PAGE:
“To enter the waters of baptism is to be united to Christ in his curse upon the cross. The irony is that, as God’s people, we enter the waters of baptism in faith, believing that the covenant Lord himself will deliver us and our children from the curse by the very curse element itself- water.”
Hyde then addresses the mode of baptism. Most Baptists have been taught it is solely by immersion. His purpose is to show that it does not only mean immersion, and that sprinkling and pouring are legitimate modes. My elder did not like this chapter. He thought it would confuse parents into thinking immersion is a legitimate mode of baptism. It is! We do not want to go to the opposite extreme of the Baptists. The WCF, in discussing mode, says that immersion “is not necessary”, but does not prohibit it. Hyde is overcoming the objection that baptism means immersion, and shows from various places where it is done by sprinkling (Ezekiel 36:24-27) and pouring (Acts 1 => Acts 2). One weakness that I found is that he deals with the texts used to promote immersion only near the end of the chapter. I would have addressed those at the beginning. Minor point.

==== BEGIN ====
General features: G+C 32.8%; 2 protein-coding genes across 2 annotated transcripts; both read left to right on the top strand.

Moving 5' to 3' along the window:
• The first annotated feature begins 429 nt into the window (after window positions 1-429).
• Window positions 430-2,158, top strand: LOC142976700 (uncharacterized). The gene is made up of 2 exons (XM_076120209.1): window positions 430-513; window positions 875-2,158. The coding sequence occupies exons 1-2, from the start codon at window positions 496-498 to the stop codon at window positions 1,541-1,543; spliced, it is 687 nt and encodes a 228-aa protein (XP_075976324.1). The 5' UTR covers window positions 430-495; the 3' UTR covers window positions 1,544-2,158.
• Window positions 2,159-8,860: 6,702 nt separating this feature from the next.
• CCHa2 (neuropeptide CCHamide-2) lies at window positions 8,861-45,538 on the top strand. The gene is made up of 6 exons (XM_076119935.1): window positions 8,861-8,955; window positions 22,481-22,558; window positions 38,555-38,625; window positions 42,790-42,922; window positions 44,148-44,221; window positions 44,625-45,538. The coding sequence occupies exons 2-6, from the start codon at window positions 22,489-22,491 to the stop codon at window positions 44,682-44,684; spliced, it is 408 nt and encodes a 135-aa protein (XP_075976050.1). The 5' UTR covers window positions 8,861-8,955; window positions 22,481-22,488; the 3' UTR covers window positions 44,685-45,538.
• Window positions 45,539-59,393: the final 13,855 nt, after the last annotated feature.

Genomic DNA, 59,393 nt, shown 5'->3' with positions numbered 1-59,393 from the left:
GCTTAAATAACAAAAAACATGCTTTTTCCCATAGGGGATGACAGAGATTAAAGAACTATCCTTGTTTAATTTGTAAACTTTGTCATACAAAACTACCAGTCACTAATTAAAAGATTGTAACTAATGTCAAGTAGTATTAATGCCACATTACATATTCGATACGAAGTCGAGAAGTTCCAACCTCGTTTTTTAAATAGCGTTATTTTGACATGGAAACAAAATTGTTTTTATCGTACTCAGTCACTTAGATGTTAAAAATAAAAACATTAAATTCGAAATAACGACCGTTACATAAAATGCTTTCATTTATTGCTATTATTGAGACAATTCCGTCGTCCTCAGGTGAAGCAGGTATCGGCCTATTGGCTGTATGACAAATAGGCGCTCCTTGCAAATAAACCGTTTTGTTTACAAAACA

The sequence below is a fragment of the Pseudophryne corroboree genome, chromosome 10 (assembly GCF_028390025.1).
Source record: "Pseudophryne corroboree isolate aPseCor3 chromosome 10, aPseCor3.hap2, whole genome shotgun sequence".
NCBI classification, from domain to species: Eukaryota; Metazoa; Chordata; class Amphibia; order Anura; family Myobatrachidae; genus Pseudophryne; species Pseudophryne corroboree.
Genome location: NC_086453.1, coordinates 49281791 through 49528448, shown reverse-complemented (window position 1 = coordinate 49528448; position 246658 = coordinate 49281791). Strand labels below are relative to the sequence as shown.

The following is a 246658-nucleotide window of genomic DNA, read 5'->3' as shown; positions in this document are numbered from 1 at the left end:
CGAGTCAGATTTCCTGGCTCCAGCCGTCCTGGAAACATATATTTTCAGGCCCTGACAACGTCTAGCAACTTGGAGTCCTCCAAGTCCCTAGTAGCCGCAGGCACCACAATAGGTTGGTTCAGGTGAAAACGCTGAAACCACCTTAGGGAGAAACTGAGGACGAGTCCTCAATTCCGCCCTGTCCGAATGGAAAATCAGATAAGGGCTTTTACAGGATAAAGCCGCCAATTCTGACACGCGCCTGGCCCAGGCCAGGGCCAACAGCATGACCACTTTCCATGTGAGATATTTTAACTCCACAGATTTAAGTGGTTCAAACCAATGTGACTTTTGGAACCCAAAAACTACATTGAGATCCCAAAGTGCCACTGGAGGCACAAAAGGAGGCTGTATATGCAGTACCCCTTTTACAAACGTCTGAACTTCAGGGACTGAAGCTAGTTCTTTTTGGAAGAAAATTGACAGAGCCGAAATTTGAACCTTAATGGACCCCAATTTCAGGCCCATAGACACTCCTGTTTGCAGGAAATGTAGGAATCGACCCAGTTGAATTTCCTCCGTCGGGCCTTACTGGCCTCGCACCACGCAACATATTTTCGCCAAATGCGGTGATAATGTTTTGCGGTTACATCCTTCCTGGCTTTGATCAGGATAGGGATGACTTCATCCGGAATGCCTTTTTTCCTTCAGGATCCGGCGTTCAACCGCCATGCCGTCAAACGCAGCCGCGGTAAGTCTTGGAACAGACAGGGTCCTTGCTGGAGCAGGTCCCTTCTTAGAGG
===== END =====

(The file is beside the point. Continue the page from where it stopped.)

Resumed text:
He then provides a history of infant baptism. This is not the argument for infant baptism, but only shows that the church has been practicing it since essentially the beginning. It was practiced for a variety of reasons- some good and some bad. But it was universally practiced until the Radical Reformers began to practice believer’s baptism. There is no record of orthodox groups prior to that practicing believer’s baptism.
All in all, I thought it a good, short treatment of the subject. He dealt with the most important aspects, it relationship to grace, the covenant and circumcision. He spells out, for those who advocate believer’s baptism, why the Reformed Church has continued to practice infant baptism since the Reformation. He wants to help people new to the Reformed Church understand this rather confusing subject that has often seen more heat than light. I do recommend it.